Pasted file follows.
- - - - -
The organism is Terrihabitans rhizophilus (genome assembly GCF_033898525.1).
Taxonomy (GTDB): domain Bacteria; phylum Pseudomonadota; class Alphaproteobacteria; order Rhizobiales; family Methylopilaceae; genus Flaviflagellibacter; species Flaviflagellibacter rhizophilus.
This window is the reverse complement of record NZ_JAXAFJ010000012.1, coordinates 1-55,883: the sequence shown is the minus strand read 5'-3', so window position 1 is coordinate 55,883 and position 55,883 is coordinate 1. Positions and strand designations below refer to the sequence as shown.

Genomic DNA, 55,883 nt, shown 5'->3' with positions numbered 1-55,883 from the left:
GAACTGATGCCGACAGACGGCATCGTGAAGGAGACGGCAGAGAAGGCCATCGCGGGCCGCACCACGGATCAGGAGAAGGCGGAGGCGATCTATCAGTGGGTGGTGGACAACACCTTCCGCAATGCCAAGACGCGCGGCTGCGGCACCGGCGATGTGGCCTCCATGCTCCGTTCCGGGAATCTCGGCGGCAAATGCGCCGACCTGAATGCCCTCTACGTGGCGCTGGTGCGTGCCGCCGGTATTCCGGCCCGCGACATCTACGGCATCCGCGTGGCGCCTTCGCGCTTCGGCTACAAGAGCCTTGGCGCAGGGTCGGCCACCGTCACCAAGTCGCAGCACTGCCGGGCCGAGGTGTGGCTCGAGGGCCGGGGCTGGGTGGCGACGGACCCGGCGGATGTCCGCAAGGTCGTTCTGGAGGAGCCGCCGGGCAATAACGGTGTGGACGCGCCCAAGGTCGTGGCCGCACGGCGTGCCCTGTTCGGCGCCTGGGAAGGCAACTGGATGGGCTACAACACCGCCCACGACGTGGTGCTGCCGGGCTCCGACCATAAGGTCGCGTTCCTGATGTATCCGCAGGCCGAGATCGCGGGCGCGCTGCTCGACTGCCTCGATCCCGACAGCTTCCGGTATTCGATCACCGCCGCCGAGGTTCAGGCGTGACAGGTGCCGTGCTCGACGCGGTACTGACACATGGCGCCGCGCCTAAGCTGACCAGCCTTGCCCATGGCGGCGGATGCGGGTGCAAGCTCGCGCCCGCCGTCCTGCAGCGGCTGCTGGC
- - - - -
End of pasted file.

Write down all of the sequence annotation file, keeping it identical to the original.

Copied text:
The organism is Terrihabitans rhizophilus (genome assembly GCF_033898525.1).
Taxonomy (GTDB): domain Bacteria; phylum Pseudomonadota; class Alphaproteobacteria; order Rhizobiales; family Methylopilaceae; genus Flaviflagellibacter; species Flaviflagellibacter rhizophilus.
This window is the reverse complement of record NZ_JAXAFJ010000012.1, coordinates 1-55,883: the sequence shown is the minus strand read 5'-3', so window position 1 is coordinate 55,883 and position 55,883 is coordinate 1. Positions and strand designations below refer to the sequence as shown.

Genomic DNA, 55,883 nt, shown 5'->3' with positions numbered 1-55,883 from the left:
GAACTGATGCCGACAGACGGCATCGTGAAGGAGACGGCAGAGAAGGCCATCGCGGGCCGCACCACGGATCAGGAGAAGGCGGAGGCGATCTATCAGTGGGTGGTGGACAACACCTTCCGCAATGCCAAGACGCGCGGCTGCGGCACCGGCGATGTGGCCTCCATGCTCCGTTCCGGGAATCTCGGCGGCAAATGCGCCGACCTGAATGCCCTCTACGTGGCGCTGGTGCGTGCCGCCGGTATTCCGGCCCGCGACATCTACGGCATCCGCGTGGCGCCTTCGCGCTTCGGCTACAAGAGCCTTGGCGCAGGGTCGGCCACCGTCACCAAGTCGCAGCACTGCCGGGCCGAGGTGTGGCTCGAGGGCCGGGGCTGGGTGGCGACGGACCCGGCGGATGTCCGCAAGGTCGTTCTGGAGGAGCCGCCGGGCAATAACGGTGTGGACGCGCCCAAGGTCGTGGCCGCACGGCGTGCCCTGTTCGGCGCCTGGGAAGGCAACTGGATGGGCTACAACACCGCCCACGACGTGGTGCTGCCGGGCTCCGACCATAAGGTCGCGTTCCTGATGTATCCGCAGGCCGAGATCGCGGGCGCGCTGCTCGACTGCCTCGATCCCGACAGCTTCCGGTATTCGATCACCGCCGCCGAGGTTCAGGCGTGACAGGTGCCGTGCTCGACGCGGTACTGACACATGGCGCCGCGCCTAAGCTGACCAGCCTTGCCCATGGCGGCGGATGCGGGTGCAAGCTCGCGCCCGCCGTCCTGCAGCGGCTGCTGGC